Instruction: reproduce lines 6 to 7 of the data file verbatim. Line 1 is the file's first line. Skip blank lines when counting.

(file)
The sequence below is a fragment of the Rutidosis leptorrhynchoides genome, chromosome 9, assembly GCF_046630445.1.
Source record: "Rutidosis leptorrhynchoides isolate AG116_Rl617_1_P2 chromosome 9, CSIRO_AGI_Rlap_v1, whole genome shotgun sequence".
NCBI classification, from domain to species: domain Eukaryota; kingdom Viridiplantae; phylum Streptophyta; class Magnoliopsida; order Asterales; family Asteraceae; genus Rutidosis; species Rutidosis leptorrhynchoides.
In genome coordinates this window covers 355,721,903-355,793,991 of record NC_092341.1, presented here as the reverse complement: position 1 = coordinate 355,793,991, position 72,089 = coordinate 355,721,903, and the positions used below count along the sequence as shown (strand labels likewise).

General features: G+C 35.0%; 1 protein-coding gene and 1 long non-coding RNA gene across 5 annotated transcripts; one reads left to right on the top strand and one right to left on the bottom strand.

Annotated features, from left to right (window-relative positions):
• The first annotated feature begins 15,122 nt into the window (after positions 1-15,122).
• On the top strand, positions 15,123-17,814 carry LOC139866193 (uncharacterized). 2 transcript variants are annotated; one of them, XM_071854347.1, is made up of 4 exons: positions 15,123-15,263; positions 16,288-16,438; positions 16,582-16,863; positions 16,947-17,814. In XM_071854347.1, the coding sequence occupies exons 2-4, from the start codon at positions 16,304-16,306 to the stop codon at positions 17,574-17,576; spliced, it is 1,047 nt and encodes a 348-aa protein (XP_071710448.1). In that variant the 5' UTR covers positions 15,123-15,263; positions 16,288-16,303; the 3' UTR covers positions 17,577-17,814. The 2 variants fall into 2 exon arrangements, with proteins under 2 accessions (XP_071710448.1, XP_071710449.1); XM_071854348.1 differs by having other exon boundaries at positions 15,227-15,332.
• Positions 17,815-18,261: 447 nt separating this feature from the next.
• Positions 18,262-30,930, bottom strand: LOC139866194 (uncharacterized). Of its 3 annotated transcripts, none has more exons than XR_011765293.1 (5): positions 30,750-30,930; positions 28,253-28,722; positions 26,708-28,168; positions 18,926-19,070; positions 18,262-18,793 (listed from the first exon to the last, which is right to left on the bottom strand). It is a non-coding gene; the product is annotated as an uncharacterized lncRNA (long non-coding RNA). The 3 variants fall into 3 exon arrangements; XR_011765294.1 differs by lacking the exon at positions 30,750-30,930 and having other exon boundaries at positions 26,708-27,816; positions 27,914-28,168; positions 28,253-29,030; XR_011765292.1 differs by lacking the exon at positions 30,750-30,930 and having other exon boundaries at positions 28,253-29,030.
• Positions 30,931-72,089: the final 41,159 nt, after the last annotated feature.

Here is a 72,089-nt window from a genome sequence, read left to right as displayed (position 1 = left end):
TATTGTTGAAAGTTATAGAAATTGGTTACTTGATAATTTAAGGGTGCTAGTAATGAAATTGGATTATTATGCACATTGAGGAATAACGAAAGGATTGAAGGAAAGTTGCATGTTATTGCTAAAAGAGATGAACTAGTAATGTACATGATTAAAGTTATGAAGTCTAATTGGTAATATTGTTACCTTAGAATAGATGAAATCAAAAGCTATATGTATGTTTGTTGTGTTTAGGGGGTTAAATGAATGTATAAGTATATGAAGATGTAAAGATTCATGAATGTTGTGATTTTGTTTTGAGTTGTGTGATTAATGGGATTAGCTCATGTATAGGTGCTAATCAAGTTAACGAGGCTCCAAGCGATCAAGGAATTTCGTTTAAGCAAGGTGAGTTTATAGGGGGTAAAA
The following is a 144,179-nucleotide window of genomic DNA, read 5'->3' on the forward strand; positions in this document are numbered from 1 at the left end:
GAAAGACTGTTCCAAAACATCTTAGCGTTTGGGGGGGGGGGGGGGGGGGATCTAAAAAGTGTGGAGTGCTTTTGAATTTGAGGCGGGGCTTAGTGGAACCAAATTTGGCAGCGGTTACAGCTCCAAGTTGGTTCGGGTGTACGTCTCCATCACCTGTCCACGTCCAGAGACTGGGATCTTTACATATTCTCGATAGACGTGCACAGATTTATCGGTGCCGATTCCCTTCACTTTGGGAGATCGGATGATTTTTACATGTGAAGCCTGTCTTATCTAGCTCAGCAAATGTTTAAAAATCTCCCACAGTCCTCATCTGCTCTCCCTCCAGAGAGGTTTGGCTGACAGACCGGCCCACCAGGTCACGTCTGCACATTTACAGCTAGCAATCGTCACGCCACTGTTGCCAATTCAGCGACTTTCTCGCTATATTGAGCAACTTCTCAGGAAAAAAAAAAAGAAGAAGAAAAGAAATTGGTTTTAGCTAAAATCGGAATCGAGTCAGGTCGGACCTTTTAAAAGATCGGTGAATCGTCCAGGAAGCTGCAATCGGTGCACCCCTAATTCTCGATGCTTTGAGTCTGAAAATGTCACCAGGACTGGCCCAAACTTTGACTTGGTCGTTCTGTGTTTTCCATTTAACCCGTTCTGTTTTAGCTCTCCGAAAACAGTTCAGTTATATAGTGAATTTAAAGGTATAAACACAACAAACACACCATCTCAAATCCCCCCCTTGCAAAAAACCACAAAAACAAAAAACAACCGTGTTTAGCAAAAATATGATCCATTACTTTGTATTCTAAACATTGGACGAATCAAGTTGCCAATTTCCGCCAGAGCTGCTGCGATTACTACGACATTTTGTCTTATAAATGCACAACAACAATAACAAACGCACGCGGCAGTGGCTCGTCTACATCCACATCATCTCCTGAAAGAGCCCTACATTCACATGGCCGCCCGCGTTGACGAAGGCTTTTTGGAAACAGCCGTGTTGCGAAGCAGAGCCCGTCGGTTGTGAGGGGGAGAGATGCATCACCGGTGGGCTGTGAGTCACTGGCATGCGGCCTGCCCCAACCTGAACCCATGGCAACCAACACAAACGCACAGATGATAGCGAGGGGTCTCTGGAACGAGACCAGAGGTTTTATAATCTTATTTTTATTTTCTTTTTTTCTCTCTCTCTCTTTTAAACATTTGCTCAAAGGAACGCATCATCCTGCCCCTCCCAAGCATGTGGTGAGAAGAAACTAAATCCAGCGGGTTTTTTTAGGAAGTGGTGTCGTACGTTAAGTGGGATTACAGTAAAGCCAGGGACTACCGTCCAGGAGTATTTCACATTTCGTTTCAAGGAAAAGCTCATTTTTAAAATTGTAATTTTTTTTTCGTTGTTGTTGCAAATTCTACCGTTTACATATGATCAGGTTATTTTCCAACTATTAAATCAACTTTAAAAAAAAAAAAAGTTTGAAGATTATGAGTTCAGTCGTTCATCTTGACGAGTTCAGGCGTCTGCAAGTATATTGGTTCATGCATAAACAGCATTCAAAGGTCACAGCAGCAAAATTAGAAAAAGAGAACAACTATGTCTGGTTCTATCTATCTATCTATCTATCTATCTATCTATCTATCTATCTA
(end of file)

Annotated features, from left to right (window-relative positions):
• The first annotated feature begins 15,122 nt into the window (after positions 1-15,122).